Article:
In a pot on your stovetop, combine the salt, honey, and herbs with 4 cups water. Bring to a simmer and stir until the salt is dissolved. Remove from heat, and mix in the remaining water. Set aside and allow to cool completely.
Pour the cooled brine into a large container and add the turkey. (I’ve used food-grade plastic 5-gallon buckets in the past. Or, you can line a large stockpot with a oven bag and place the brine and turkey in the bag.)
If the turkey doesn’t want to stay full submerged, or tries to float to the top, weigh it down with a clean plate.
Leave the turkey and brine in a cool place for 12-18 hours. If you have room in your fridge, that’s great. I never do, but thankfully it’s always cool enough in the shop. (Just make sure if you’re leaving it outside that it’s not accessible to any curious animals.)
After the brining period is complete, pull the turkey out of the brine and rinse under cool water. This will remove the excess brine to make sure the finished bird isn’t too salty. Dry the turkey completely (I use paper towels for this).
Set the turkey on a rack in a shallow roasting pan, breast side up, and stuff it with the apples and onions.
Use a spatula to gently separate the skin from the meat around the breast and thighs. Stuff generously with garlic sage butter.
Garlic Sage Butter Recipe:
tablespoons butter, softened
/4 cup sage leaves
In a food processor, combine the softened butter, garlic, and sage. Process until smooth.
If you don’t have a food processor, simply mince the garlic and sage with your knife, and using a fork to thoroughly mash them into the butter.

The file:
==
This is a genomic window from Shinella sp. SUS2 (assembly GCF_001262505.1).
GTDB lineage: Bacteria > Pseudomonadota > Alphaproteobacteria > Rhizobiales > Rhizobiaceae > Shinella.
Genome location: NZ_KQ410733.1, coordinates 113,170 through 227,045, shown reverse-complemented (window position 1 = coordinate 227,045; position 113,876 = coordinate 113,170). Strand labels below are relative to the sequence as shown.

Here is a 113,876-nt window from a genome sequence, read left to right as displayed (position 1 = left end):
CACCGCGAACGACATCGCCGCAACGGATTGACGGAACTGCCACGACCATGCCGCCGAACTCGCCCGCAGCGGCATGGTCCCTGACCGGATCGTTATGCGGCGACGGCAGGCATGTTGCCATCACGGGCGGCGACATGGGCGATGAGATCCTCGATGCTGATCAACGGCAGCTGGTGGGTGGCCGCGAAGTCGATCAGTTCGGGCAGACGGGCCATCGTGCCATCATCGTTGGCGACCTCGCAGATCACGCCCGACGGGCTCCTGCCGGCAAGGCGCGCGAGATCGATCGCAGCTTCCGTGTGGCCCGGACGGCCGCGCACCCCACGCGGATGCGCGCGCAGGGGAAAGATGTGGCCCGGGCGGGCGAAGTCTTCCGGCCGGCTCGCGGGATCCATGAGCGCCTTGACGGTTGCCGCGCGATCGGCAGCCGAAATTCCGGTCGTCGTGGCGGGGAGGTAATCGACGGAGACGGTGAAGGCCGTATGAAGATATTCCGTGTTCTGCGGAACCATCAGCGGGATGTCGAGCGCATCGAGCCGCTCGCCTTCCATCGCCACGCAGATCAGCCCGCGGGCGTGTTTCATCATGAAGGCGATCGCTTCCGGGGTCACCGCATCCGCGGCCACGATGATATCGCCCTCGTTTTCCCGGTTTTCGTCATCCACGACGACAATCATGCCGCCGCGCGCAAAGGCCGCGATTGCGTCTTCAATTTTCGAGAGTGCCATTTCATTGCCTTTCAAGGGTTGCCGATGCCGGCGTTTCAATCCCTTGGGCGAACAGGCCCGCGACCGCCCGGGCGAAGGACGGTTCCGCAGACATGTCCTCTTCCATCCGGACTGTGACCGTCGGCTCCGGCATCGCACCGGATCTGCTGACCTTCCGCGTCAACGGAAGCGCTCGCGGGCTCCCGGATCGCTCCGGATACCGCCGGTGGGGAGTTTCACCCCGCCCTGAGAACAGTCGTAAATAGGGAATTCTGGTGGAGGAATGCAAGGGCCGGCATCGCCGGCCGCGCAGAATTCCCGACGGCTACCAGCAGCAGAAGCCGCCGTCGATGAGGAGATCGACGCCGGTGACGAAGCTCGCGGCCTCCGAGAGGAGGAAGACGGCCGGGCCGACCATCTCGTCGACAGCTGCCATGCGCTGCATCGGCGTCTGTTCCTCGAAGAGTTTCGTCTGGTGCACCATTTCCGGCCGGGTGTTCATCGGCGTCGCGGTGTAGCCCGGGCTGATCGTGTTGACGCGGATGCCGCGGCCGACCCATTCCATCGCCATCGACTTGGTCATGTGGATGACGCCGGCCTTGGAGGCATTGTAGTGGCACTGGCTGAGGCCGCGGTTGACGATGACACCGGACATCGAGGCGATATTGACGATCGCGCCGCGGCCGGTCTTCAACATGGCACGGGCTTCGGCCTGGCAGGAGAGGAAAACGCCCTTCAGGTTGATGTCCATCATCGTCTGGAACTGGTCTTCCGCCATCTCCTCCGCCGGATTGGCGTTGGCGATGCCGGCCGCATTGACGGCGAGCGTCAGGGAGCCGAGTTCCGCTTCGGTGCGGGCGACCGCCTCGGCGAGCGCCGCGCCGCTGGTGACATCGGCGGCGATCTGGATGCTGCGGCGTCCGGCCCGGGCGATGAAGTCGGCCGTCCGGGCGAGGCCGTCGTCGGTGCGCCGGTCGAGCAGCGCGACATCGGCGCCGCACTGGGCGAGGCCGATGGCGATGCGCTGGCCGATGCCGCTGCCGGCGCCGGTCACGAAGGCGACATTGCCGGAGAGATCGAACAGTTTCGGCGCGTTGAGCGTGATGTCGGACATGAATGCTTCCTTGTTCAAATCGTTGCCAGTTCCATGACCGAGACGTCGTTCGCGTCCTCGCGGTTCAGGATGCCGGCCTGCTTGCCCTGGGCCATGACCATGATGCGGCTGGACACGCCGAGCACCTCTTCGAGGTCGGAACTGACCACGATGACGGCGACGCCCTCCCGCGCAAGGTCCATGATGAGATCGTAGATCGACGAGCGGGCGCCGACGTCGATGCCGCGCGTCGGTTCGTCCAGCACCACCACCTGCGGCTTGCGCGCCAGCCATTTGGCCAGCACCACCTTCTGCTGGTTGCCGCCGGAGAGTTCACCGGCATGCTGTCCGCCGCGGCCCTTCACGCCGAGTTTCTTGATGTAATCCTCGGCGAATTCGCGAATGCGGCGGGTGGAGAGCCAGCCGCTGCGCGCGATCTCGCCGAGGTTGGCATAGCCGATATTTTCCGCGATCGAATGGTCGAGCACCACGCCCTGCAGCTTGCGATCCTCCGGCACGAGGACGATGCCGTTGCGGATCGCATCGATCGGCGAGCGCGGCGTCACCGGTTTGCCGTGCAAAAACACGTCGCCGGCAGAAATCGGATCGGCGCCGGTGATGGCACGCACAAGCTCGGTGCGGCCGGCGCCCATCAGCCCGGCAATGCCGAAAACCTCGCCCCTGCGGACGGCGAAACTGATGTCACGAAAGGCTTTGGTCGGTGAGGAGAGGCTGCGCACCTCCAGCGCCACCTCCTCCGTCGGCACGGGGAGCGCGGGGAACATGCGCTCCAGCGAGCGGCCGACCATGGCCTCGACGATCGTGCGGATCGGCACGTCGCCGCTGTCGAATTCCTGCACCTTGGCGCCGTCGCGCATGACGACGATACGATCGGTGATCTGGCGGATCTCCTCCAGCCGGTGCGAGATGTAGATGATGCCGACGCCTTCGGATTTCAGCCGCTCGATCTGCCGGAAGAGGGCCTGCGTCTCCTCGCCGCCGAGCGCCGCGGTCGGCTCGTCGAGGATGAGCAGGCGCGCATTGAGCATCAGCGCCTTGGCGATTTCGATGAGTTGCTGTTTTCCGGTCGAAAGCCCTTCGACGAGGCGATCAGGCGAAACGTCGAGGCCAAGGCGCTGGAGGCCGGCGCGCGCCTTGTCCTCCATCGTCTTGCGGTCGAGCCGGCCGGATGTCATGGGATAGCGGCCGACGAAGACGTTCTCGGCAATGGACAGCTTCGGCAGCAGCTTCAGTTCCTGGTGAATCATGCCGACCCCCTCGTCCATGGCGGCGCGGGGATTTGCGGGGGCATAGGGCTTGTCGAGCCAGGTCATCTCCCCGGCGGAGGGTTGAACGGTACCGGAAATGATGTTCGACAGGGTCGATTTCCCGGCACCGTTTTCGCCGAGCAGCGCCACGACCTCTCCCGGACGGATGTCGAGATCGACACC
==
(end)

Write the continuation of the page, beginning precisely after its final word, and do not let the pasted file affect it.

Tie the legs together with a bit of twine, and tuck the wings close to the body. If you have leftover garlic sage butter, rub it on the turkey’s skin.
Pour the basting liquid in the bottom of the pan, and place in a preheated 325 degree oven.
Cooking times will vary, but plan on about 13-15 minutes per pound. Baste the turkey every 45-60 minutes, and if the breast starts to get too brown, cover with a piece of foil. (I had to do this about 2/3 of the way through the cooking time with this turkey).
The turkey is done when it fills your house with a mouth-watering aroma and your meat thermometer reads 165 degrees when you stick it into the thickest part of the turkey.
Allow the turkey to rest for 10-15 minutes before cutting.
Some people caution against making gravy with the drippings from a brined turkey, as it can be too salty, but whenever I’ve made this recipe, it results in the most perfect gravy ever. Just be sure to taste it plenty as you make it to check for saltiness– and you can always dilute it with some extra broth if it ends up being a tad on the salty side.